Strike It Up

Junior Shawn Kortan follows through on his roll at the Unified Bowling tournament against Elkhorn South and Bennington. The team ended its season at districts November 27.


By Taylor Siebrass

The Mark held a bowling tournament November, 9th for special education students in the area. Players from Elkhorn High School, Elkhorn South High School, and Bennington attended. They start the league back up every year the first week in October until near the end of November, coming together and having fun since. The team bowls once a week for six weeks in various bowling alleys. This is the second year Elkhorn High School has had a team.

“The state created the unified bowling in schools, the schools then created the teams, and since I was a special education teacher and most of the kids I teach would be on the team, they asked if I could coach,”  Coach Lindsey Struble said.

The team is made up of seventeen players, and the game is played a little bit differently. “Typically when we bowl, we bowl all ten frames,” Struble said. “The teams can be made up of five individuals, typically, it’s two athletes and three partners. The athletes are the students with a disability, and the partners are like mentors. Only three people bowl per game, so we have subs if you need a sub. An athlete will bowl frame one, an athlete or partner frame two, and a partner frame three,” Struble said.

Struble and Nuismer both said the team itself is not all that different from other school sports teams. “They have state, just like other sports,” sophomore bowling partner Sydney Nuismer said.  “It’s like a normal league, they just get some helpers and they help kids who can’t always do it by themselves so they can get a friend group and they can get the feel of playing a sport and being on a team,” Nuismer said.
Nuismer said being part of the team opens doors and has many benefits. “It’s for fun, but they can also feel success in something because when you get a strike it’s a big deal, it’s fun,”  Nuismer said.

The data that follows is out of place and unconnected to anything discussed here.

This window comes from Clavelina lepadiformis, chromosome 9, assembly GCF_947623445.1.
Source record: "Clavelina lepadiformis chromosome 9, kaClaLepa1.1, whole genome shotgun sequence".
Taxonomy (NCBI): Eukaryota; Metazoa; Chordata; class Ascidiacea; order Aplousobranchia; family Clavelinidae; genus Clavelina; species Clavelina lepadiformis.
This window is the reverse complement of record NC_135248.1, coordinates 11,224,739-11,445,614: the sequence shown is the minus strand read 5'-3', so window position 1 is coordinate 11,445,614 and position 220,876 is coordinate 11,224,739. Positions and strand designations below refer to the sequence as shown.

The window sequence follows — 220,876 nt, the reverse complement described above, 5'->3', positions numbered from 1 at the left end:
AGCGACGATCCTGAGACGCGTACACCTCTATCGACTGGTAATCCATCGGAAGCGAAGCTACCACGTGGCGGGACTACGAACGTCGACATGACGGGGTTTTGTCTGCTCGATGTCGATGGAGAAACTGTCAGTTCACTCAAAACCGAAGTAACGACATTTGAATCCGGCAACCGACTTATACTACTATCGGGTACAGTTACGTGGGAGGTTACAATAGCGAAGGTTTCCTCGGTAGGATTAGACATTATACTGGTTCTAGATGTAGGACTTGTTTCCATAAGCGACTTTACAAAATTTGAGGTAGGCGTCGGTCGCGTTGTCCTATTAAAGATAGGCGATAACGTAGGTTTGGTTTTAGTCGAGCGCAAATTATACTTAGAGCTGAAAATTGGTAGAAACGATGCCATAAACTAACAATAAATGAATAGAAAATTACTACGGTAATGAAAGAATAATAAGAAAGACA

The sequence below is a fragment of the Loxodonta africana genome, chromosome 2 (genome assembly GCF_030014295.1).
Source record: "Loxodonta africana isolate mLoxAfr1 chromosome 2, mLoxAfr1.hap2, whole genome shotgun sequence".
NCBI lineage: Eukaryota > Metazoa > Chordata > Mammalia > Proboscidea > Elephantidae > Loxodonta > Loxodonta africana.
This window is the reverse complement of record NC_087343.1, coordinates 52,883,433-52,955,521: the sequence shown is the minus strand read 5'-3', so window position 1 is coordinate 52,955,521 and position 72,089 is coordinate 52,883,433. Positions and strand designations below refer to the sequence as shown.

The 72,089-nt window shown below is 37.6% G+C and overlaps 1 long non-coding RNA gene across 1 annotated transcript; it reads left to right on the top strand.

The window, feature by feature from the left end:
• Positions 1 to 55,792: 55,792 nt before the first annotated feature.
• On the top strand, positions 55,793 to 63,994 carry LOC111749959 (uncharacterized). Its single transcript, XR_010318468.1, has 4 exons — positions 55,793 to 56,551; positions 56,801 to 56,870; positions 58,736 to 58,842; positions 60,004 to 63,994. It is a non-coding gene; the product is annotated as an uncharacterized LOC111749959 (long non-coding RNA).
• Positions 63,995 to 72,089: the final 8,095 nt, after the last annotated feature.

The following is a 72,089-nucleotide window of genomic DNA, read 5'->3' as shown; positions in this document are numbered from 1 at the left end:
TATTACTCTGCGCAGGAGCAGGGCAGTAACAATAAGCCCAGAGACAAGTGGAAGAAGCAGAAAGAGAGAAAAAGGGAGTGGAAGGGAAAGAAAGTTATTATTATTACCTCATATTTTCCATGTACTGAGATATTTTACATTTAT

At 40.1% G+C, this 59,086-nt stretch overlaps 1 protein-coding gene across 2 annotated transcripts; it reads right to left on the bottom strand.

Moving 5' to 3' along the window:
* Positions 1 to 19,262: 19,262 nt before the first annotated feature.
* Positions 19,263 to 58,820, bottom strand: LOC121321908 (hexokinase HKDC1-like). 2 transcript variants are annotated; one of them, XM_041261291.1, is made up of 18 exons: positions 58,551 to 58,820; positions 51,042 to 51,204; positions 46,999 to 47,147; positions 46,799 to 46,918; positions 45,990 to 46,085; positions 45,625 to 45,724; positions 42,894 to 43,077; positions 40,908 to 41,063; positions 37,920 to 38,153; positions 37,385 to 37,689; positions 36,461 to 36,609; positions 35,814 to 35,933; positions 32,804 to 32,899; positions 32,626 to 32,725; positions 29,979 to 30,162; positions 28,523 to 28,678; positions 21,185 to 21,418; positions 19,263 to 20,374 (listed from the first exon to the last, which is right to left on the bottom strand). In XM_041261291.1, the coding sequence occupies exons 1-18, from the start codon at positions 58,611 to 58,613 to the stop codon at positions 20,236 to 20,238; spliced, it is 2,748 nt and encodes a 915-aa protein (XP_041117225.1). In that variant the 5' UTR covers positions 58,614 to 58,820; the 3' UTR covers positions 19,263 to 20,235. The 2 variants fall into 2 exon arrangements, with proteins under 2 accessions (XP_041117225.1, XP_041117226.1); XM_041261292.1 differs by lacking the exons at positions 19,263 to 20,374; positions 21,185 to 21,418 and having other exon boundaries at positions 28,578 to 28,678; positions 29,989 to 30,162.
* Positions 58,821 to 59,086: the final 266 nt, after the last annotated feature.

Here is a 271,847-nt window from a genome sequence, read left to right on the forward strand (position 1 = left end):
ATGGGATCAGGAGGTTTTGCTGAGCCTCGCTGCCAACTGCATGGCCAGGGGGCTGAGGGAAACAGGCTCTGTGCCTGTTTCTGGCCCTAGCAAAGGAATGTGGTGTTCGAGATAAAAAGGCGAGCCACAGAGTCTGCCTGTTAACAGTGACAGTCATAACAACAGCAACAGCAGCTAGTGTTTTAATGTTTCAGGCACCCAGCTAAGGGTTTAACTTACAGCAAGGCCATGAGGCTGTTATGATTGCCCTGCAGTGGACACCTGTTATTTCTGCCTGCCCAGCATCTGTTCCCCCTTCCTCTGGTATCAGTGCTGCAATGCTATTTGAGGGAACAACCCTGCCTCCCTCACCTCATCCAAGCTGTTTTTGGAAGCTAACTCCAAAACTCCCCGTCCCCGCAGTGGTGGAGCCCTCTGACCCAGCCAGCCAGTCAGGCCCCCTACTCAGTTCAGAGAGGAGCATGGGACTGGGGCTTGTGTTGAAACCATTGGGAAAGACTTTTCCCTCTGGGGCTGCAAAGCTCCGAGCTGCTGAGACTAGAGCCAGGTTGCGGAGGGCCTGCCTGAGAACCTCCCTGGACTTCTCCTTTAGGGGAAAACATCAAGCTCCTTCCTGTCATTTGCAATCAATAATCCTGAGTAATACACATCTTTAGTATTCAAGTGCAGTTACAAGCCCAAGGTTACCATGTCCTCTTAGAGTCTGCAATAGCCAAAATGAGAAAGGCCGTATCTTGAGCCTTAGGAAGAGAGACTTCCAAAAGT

Struble said the partnership between regular education students and special education students is a positive part of the team. “It’s an opportunity for some of our students with disabilities to participate in something within our school, where they can be successful and it also gives the opportunity for them to work with our regular education kids and for the regular education kids to work with our students with disabilities,” Struble said.

Nuismer said she joined the team because of a relative who has a disability. “My aunt has a disability, so that’s why I started having interest in it, and then I work in the SPED rooms during my study hall and after school,” she said.
Senior bowling partner Emily Perry has been on the team since it started. “It’s really fun,” Perry said of being on the team. I bowl with Rosco, who is in a wheelchair. He can’t use his hands so we have a ramp that we use and we set the ball on top of the ramp and he hits a button, and the ball goes.”

The coaches and partners said they encourage people to join the team, and it has grown tremendously from the first year it started. “We have a lot more people this year, so it’s more fun,” Perry said. “It helps the special needs kids boost their confidence.”